After four installments of the "Pirates of the Caribbean" franchise, Johnny Depp reunites with director Gore Verbinski for a decidedly different sort of adventure — a western — in "The Lone Ranger." Although the prospect of joining Verbinski and producer Jerry Bruckheimer was no doubt tantalizing, Depp revealed that he felt a personal motivation for playing the iconic role of Tonto.
"It was something I felt a pretty intense passion for, for a long time," Depp told MTV News. "Just taking into consideration the way that Native Americans have been portrayed in old-school TV series as sidekicks or savages. I just thought it was a way to flip it completely on its head and an opportunity to send great respect and thanks to the Native Americans for all they've lived through and went through in their existence. I guess it was to portray the Native American with the integrity and dignity that they deserve."
Depp famously brought so many unique elements to his portrayal of Jack Sparrow in the "Pirates" movies, which might lead one to believe he's self-sufficient when it comes to performing onscreen. But Depp said he truly enjoyed the interplay he experienced with co-star Armie Hammer, who plays the Ranger himself.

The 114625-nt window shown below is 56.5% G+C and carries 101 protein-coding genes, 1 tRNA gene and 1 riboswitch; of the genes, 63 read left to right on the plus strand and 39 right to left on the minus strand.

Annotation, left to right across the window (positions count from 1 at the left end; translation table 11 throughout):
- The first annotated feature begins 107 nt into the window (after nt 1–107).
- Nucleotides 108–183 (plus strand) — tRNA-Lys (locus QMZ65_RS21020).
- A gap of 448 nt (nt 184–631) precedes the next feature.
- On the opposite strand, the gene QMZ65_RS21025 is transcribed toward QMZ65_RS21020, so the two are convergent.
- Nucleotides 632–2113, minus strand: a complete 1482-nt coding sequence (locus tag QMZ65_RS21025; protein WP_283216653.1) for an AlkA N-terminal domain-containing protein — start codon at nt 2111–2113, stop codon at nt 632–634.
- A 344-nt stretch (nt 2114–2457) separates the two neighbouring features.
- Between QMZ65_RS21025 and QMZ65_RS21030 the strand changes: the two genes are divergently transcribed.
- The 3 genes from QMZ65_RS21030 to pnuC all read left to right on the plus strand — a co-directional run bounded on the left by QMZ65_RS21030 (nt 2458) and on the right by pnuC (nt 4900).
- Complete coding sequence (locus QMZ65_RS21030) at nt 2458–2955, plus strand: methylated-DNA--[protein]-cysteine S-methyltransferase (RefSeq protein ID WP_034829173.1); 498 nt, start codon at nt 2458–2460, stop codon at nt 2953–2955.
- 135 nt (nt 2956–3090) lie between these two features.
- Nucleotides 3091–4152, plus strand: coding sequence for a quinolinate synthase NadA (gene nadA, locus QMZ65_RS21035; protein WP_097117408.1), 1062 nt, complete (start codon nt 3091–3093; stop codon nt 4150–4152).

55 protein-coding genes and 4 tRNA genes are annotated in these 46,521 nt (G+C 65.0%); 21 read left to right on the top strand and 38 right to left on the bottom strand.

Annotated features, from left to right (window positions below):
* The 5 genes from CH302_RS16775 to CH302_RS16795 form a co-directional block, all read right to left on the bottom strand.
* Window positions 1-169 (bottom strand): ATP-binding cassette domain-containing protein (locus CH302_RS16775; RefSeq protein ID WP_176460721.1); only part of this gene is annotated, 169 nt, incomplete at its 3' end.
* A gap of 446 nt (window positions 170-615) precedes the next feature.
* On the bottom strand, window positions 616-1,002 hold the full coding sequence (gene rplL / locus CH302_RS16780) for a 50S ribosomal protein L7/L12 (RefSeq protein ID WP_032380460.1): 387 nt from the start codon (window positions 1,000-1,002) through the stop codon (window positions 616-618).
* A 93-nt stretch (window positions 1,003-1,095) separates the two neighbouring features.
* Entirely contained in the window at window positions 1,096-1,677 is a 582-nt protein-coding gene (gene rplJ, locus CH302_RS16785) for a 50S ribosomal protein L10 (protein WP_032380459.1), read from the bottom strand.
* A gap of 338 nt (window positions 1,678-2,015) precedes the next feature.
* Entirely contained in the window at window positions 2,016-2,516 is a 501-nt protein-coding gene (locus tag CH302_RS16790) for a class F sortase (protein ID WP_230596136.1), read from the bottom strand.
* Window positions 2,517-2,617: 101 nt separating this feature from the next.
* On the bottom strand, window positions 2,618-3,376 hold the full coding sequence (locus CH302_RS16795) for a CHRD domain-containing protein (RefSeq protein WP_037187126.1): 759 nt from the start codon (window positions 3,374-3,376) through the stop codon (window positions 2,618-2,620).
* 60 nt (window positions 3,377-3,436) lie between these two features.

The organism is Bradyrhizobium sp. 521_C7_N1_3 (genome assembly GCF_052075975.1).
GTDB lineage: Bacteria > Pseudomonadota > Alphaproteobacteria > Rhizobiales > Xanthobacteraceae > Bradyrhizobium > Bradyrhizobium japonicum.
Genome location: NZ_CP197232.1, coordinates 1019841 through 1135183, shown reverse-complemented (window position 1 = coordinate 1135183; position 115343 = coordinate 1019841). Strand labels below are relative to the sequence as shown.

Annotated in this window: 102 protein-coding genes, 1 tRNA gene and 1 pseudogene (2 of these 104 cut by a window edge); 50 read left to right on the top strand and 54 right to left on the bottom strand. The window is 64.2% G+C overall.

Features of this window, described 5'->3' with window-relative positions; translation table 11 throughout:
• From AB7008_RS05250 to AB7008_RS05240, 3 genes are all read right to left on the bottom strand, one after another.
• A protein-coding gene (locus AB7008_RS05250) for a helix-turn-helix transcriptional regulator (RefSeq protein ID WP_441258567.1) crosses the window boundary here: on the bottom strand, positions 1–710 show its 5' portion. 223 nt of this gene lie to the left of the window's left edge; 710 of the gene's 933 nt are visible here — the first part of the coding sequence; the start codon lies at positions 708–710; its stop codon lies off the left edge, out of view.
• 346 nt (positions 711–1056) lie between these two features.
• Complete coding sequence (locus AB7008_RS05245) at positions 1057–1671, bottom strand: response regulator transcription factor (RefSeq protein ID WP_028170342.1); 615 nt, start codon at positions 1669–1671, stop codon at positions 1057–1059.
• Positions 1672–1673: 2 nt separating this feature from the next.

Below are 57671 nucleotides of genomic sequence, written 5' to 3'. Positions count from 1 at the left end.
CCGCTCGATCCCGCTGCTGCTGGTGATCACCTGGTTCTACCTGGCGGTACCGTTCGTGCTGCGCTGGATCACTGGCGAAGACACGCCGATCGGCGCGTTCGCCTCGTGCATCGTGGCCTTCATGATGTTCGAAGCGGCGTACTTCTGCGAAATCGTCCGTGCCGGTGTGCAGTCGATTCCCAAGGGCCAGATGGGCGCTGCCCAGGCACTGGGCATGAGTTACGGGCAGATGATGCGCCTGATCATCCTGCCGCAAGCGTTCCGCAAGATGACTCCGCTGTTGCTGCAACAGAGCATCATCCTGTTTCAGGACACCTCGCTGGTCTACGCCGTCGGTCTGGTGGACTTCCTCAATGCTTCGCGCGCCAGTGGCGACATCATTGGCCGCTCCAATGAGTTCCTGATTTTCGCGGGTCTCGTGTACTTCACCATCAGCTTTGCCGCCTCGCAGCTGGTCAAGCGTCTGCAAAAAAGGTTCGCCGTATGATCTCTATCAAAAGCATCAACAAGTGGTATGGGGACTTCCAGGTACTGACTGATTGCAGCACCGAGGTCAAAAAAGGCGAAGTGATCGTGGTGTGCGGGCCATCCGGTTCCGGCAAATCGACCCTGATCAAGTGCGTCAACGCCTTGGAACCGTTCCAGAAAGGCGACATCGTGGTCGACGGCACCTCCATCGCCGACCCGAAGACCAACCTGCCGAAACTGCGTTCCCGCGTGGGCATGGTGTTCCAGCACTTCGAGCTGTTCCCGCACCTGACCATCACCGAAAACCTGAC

"When you're in the ring and the camera's rolling, you're out there with your character and your partner, you never know what's going to happen," Depp observed. "Nothing's ever really planned; you just go out there and do your stuff and see what happens — and Armie was very good about that. A lot of guys are extremely rigid in their delivery or their intent, but Armie can movie around a lot."
Depp also said that his collaboration with Hammer led to some terrific chemistry between their characters, especially since Tonto was typically relegated to being the Lone Ranger's sidekick. "That was very, very nice," he said. "That would impact the character greatly because I think Tonto basically thought the Lone Ranger was an idiot."
"The Lone Ranger" opens in theaters nationwide July 3.